If you’re currently employed, look for learning opportunities at your workplace. Even if you’re actively looking for a new job, you can take advantage of classes, webinars, and workshops offered by your current employer.

How to develop soft skills

Improving your soft skills is not as straightforward, but you can still do it. First, you need to know which soft skills you want to develop. Perform an honest self-assessment. You can also ask for feedback from your boss, colleagues, family, and friends.

For example, if you’re frequently late to work, or you tend to miss deadlines, then you might need to develop time management. If you’re interested in a promotion, then you might need to develop leadership skills.

Once you know which soft skills you want to develop, then it’s time to start working on them. Some soft skills you can develop through learning. All soft skills you can develop by doing. After all, practice makes perfect!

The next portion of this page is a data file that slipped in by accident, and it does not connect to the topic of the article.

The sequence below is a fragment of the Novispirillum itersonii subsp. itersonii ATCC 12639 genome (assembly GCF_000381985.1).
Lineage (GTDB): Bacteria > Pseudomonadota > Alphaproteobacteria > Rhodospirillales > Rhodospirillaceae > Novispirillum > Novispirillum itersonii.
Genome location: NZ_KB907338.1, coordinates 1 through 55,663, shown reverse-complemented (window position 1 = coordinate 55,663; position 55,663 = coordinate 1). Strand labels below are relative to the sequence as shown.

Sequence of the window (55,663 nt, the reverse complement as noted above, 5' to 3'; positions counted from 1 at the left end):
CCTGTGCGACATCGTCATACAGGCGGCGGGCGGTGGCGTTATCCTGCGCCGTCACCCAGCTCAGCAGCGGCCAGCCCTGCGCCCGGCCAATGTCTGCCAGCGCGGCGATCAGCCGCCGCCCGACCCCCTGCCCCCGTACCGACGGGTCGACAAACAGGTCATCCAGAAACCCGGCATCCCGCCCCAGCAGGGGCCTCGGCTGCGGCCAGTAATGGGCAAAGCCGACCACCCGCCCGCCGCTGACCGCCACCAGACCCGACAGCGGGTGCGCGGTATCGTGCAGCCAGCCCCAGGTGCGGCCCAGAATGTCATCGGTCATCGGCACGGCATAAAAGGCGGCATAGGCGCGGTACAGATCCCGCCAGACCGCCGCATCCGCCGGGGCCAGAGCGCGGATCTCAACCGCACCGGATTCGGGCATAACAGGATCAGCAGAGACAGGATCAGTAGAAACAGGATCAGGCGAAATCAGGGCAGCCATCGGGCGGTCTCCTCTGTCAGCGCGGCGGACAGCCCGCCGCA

To develop time management, you might first watch a webinar on productivity, and then apply each tip. To develop leadership skills, you might spearhead a new project at work or request more responsibility in your volunteer role.

How do you use soft and hard skills on your resume?

You will want to find ways to detail both your soft and hard skills on your resume as well. 

As for your hard skills, you can create a section on your resume titled “Skills” and list out all relevant skills. 

For example, it could look something like: 


Copywriting | Copyediting | Proofreading | Adobe Creative Cloud | Video-Editing | DSLR Film 

Don’t feel like you have to list every single skill you have. Leave room to discuss your skillset in the interview or in your cover letter.  

As for soft skills, you will want to detail these in a sentence form within the bullet points you have under each job experience. 

For everything that you did in your past experiences, you can usually detail a soft skill that enabled you to be successful. 

For example: 

  • Used effective communication skills and leadership abilities to work with multiple stakeholders in the company to produce web and video content that aligned with each of their visions and deadlines.

How do you use soft and hard skills in an interview?